The economic crisis is just a sideshow compared with the task ahead in confronting climate change. [21 October 2008 | Peter Boyer]
The cautionary voices were few at first, easily ignored, though more recently they gained in numbers and strength and volume. Now everyone agrees that the world’s just-ended economic prosperity was something of a bubble. When confidence ebbed, it burst.
Confidence is a fickle thing, hardly a satisfactory basis for planning or predicting the future, and financial analysts are constantly shifting position as they read the tea-leaves. But we’ve had many warning signs, and they’re closely linked to what’s happening with our climate.
Failing to attend to the huge, unprecedented problem of climate change will mean losing not just our wealth but also the very fabric and structure of our civilised life, yet amid today’s world-wide economic turmoil it’s tempting to relegate the topic to the back-burner.
Two economists warned last weekend of the folly of such thinking. Ross Garnaut said that while it’s not easy to implement structural reforms – including a carbon emissions trading scheme – during an economic downturn, this is actually a good time because such a scheme will provide new economic directions that will stimulate investment.
His views were supported by Shane Oliver, AMP Capital’s chief economist, who said that rising unemployment would provide an abundance of workers for clean-energy initiatives. An emissions trading scheme would, in his view, help to make the necessary shift to a cleaner economy.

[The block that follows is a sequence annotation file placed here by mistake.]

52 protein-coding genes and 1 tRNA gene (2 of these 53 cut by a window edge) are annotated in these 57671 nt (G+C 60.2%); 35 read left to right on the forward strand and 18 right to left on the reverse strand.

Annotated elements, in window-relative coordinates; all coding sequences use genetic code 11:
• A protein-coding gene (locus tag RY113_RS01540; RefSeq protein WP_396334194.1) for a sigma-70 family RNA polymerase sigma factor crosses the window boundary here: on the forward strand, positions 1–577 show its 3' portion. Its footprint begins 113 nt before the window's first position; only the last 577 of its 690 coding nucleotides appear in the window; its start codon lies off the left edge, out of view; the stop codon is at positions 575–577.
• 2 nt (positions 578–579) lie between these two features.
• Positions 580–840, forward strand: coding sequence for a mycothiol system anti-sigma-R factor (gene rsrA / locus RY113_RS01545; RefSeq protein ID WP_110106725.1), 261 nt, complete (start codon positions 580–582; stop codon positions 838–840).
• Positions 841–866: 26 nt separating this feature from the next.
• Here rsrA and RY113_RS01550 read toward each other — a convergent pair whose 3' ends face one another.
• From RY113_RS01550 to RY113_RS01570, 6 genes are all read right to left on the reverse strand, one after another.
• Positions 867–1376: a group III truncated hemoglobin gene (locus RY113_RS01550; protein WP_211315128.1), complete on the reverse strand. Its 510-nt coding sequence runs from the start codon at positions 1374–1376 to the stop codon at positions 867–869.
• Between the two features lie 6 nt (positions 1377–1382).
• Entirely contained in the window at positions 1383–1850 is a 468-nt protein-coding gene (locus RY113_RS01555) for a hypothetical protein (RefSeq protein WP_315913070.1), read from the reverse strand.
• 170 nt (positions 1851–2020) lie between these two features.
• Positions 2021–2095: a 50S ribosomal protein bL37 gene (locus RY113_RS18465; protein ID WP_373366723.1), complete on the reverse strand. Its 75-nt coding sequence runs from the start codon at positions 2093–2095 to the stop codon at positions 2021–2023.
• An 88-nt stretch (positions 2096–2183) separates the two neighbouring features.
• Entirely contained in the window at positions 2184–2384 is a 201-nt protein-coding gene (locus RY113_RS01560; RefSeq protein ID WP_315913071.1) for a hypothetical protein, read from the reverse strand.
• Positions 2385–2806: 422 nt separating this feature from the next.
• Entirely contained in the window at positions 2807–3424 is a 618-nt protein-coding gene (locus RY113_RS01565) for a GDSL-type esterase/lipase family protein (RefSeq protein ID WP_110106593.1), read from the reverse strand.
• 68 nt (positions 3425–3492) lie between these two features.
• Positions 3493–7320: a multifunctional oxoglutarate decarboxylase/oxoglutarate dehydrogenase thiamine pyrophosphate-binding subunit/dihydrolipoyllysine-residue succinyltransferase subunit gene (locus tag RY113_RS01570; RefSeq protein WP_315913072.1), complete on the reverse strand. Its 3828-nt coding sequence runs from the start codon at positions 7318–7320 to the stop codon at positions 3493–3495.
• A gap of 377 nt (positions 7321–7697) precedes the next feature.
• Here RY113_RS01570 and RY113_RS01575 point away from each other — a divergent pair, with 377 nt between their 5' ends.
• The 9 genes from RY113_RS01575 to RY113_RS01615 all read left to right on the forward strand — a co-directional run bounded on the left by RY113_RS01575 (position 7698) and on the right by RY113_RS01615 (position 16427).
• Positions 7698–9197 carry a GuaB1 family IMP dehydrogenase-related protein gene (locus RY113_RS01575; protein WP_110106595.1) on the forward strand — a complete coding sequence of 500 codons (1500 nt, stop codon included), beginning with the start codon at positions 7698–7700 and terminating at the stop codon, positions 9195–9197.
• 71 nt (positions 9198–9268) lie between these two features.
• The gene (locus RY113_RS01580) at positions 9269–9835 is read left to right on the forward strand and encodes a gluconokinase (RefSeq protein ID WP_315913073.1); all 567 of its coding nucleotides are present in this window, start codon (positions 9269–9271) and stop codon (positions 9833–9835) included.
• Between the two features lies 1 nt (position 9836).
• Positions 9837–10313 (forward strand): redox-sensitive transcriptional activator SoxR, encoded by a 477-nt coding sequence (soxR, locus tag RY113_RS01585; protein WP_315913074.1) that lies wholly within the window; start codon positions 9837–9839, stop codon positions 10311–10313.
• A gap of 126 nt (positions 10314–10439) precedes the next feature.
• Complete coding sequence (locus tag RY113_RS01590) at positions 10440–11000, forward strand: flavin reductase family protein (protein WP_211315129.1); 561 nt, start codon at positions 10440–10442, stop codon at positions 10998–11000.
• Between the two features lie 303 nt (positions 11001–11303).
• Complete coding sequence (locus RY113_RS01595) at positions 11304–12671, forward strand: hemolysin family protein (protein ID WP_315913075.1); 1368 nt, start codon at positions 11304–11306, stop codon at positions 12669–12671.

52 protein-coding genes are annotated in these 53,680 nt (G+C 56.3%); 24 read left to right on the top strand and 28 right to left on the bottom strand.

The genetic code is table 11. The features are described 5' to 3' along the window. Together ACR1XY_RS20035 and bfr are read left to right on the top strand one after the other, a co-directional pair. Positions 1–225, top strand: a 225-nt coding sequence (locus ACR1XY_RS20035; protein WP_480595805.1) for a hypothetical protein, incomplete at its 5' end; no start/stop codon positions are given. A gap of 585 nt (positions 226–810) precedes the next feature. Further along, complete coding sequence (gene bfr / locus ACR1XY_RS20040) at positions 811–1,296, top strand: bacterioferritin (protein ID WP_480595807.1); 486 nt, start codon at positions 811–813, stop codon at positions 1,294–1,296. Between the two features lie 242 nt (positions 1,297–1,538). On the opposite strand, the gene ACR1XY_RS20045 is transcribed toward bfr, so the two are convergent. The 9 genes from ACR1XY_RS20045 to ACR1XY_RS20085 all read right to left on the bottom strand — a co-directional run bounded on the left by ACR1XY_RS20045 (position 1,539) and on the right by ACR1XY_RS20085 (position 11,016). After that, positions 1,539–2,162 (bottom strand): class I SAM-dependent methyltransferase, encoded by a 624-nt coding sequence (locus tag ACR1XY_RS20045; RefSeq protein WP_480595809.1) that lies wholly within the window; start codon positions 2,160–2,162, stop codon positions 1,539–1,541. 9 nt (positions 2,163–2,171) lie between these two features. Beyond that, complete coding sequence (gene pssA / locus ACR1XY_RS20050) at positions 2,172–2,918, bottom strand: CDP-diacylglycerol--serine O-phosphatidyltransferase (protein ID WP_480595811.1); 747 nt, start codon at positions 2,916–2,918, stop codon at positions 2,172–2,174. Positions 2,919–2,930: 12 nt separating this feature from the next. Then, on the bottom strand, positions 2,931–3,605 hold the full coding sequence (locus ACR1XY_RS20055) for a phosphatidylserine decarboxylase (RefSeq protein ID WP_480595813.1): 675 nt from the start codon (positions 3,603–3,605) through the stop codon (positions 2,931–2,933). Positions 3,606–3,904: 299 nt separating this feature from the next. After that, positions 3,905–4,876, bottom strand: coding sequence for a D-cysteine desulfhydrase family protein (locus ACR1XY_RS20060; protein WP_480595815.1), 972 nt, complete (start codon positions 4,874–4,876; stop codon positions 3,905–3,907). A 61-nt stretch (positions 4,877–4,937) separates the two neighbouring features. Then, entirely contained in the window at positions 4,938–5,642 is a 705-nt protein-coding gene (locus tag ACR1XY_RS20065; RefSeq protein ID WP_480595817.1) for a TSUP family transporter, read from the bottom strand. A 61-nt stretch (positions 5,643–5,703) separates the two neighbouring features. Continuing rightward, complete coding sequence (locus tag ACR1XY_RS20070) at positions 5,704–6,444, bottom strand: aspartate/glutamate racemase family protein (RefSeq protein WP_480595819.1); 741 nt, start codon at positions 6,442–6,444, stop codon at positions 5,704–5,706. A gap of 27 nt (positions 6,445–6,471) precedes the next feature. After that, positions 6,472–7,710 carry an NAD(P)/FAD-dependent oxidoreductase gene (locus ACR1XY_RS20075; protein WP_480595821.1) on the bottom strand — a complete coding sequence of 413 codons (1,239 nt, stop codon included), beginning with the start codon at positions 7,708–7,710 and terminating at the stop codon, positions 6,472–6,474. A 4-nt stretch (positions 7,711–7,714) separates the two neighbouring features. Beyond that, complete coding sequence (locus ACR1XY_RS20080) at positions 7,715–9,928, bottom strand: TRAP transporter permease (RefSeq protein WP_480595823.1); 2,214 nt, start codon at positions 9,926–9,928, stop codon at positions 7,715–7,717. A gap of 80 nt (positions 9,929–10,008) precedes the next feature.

There are some useful lessons to be gained from the financial crisis. For instance, the mantra of greater market supervision is now being heard everywhere. Poorly regulated markets have brought us spectacular growth, but the end result has been an even more spectacular collapse, leaving both business and governments in dire straits.
Our best economists cautioned years ago that the intricate, interconnected world financial system had underlying weaknesses. They advised that when these weaknesses surfaced, as they inevitably would, the consequences would be dire and world-wide.
In a similar way, scientists have warned for decades of even more fundamental problems (linked, as it happens, to growing populations and economies) that threaten our future. The warning signs aren’t usually as obvious as a financial crash, and don’t seem to have excited such rapt attention, but they carry far more ominous portent.
Think of it. An economic collapse may bring a global depression, increased misery for the world’s poor, perhaps some international conflict. That is bad indeed, but the worst result on the climate front will be all that and more, including devastating loss of food production, diminishing water availability, rising sea levels and a planet unfit for life.
If governments could only show such concern about climate as they’re now at last doing over the state of financial systems, and be as attentive to fixing the problem, and if they could only grasp the truly devastating economic consequences of climate change, then we’d be a lot further advanced in meeting this supreme challenge.
Eventually, governments will act with feverish speed to curb climate change, because they’ll have no choice. But it seems that, as with the financial crisis, they’re waiting for the crash. If so, it will be all too late. Planet Earth will be a lot less forgiving than a mere human economy.